What’s On It: While the film’s Blu-ray release has presented the opportunity to go back and reevaluate the film, getting comments from various cast and crew members who worked on the project (and hearing from the critical community about its reception then and now), Warner Bros. has chosen to not include a thing on this new disc. You’ll have to go to YouTube to watch the trailer.
Release Date: Out now via Warner Bros.
“Twilight’s Last Gleaming” (Robert Aldrich, 1977)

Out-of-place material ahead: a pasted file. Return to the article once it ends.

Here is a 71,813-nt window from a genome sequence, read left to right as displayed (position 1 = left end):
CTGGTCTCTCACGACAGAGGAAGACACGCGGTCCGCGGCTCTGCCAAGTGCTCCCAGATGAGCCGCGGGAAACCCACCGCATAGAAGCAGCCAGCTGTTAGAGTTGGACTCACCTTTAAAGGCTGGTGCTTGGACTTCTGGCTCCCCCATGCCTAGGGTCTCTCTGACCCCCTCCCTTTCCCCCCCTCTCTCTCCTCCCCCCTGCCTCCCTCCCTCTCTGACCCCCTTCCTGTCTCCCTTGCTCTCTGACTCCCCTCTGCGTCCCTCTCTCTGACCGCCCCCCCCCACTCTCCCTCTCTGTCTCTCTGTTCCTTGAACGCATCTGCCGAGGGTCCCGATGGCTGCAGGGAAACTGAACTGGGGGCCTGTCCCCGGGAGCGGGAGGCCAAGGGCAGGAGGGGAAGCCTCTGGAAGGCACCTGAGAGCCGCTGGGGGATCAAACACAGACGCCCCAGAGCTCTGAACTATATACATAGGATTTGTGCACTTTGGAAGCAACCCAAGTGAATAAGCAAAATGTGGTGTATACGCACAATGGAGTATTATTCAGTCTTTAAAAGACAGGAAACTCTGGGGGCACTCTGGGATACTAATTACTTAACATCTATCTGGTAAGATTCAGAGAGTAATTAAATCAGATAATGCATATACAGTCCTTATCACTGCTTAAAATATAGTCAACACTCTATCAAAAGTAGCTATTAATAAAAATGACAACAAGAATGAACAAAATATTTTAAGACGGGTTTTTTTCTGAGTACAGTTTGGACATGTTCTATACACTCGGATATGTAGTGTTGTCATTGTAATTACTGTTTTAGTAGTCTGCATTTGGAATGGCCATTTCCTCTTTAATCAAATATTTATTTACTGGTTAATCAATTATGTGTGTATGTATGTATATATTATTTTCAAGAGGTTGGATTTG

Why You Should Care: Because you’ve probably never seen it (or heard of it) and it’s really, really good. An outstanding political thriller from Robert Aldrich, the perpetually underrated journeyman director responsible for genuine classics like “Kiss Me Deadly," “Whatever Happened to Baby Jane?” and “Hush… Hush, Sweet Charlotte,” it concerns a bunch of prisoners who have just escaped from a military prison (let by the irascible Burt Lancaster) and taken over a nuclear missile silo (“This is Lawrence Dell, we have taken over Silo 3…” Lancaster intones severely). Re-watching the film, not everything works (at 146 minutes, it’s a bit baggy and Jerry Goldsmith’s militaristic score is sometimes distractingly overactive), but most of it does – Aldrich’s razor-sharp direction (which includes some of the best non-De Palma uses of split screen ever); the rich supporting cast which includes Paul Winfield as a fellow prisoner and a balloon-like Charles Durning as the President of the United States; and the whip-fire script by Ronald Cohen and Edward Huebsch, adapting Walter Wager’s novel “Viper Three” (our favorite Winfield line: “We broke out of death row to end up in a gas chamber?”) While the story centers around a typical extortion plot, there’s a fair amount of post-Vietnam righteous fury, and it’s clear that the movie served as inspiration for everything from the Ed Harris subplot in “The Rock” to “The Simpsons” episode that takes place at an air show, not-so-coincidentally titled “Sideshow Bob’s Last Gleaming” (“Did someone say box kites?”)